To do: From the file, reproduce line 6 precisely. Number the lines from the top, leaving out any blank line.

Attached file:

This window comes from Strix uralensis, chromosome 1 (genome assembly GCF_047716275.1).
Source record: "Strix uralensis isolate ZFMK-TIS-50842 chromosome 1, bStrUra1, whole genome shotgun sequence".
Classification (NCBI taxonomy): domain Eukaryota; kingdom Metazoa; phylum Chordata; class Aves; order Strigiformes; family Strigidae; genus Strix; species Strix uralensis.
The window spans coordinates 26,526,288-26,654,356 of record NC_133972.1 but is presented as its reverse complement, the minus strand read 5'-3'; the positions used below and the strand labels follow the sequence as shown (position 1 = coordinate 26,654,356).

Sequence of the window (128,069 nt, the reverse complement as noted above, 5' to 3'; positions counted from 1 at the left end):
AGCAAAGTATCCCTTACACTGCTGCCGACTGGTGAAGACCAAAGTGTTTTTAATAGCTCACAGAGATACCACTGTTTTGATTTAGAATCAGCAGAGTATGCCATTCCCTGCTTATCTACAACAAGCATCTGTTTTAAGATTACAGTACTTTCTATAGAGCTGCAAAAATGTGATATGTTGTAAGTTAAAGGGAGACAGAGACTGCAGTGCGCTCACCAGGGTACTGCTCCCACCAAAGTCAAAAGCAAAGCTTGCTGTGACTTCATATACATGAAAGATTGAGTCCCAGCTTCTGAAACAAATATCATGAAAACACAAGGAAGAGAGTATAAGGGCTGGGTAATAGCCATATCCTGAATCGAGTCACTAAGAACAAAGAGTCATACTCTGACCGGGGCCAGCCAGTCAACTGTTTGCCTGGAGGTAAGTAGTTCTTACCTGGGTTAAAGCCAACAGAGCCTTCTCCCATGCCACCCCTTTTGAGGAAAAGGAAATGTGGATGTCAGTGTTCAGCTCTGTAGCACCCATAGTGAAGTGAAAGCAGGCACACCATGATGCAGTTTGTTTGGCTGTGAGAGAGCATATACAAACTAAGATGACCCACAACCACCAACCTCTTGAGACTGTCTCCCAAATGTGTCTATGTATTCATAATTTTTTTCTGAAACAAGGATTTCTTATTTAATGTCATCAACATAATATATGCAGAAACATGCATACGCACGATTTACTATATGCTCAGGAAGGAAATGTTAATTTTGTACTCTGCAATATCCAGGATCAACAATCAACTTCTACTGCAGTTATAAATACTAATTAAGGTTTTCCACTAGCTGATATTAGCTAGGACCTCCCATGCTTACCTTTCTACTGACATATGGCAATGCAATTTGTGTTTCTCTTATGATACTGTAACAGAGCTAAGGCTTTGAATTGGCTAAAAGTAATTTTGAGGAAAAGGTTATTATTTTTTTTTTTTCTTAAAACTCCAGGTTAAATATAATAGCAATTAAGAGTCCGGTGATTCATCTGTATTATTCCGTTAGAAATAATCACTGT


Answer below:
AGCAAAGTATCCCTTACACTGCTGCCGACTGGTGAAGACCAAAGTGTTTTTAATAGCTCACAGAGATACCACTGTTTTGATTTAGAATCAGCAGAGTATGCCATTCCCTGCTTATCTACAACAAGCATCTGTTTTAAGATTACAGTACTTTCTATAGAGCTGCAAAAATGTGATATGTTGTAAGTTAAAGGGAGACAGAGACTGCAGTGCGCTCACCAGGGTACTGCTCCCACCAAAGTCAAAAGCAAAGCTTGCTGTGACTTCATATACATGAAAGATTGAGTCCCAGCTTCTGAAACAAATATCATGAAAACACAAGGAAGAGAGTATAAGGGCTGGGTAATAGCCATATCCTGAATCGAGTCACTAAGAACAAAGAGTCATACTCTGACCGGGGCCAGCCAGTCAACTGTTTGCCTGGAGGTAAGTAGTTCTTACCTGGGTTAAAGCCAACAGAGCCTTCTCCCATGCCACCCCTTTTGAGGAAAAGGAAATGTGGATGTCAGTGTTCAGCTCTGTAGCACCCATAGTGAAGTGAAAGCAGGCACACCATGATGCAGTTTGTTTGGCTGTGAGAGAGCATATACAAACTAAGATGACCCACAACCACCAACCTCTTGAGACTGTCTCCCAAATGTGTCTATGTATTCATAATTTTTTTCTGAAACAAGGATTTCTTATTTAATGTCATCAACATAATATATGCAGAAACATGCATACGCACGATTTACTATATGCTCAGGAAGGAAATGTTAATTTTGTACTCTGCAATATCCAGGATCAACAATCAACTTCTACTGCAGTTATAAATACTAATTAAGGTTTTCCACTAGCTGATATTAGCTAGGACCTCCCATGCTTACCTTTCTACTGACATATGGCAATGCAATTTGTGTTTCTCTTATGATACTGTAACAGAGCTAAGGCTTTGAATTGGCTAAAAGTAATTTTGAGGAAAAGGTTATTATTTTTTTTTTTTCTTAAAACTCCAGGTTAAATATAATAGCAATTAAGAGTCCGGTGATTCATCTGTATTATTCCGTTAGAAATAATCACTGT